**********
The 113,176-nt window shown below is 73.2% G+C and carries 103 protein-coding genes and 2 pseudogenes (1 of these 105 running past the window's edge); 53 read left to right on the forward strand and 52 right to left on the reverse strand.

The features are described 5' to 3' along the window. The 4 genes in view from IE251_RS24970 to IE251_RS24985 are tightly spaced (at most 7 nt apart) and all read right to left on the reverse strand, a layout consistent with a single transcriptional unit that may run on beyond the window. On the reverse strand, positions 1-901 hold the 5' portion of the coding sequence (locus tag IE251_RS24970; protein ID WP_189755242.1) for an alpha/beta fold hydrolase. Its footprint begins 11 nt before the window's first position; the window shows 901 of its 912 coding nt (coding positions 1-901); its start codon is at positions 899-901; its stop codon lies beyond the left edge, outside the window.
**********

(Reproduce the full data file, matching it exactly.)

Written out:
The 113,176-nt window shown below is 73.2% G+C and carries 103 protein-coding genes and 2 pseudogenes (1 of these 105 running past the window's edge); 53 read left to right on the forward strand and 52 right to left on the reverse strand.

The features are described 5' to 3' along the window. The 4 genes in view from IE251_RS24970 to IE251_RS24985 are tightly spaced (at most 7 nt apart) and all read right to left on the reverse strand, a layout consistent with a single transcriptional unit that may run on beyond the window. On the reverse strand, positions 1-901 hold the 5' portion of the coding sequence (locus tag IE251_RS24970; protein ID WP_189755242.1) for an alpha/beta fold hydrolase. Its footprint begins 11 nt before the window's first position; the window shows 901 of its 912 coding nt (coding positions 1-901); its start codon is at positions 899-901; its stop codon lies beyond the left edge, outside the window.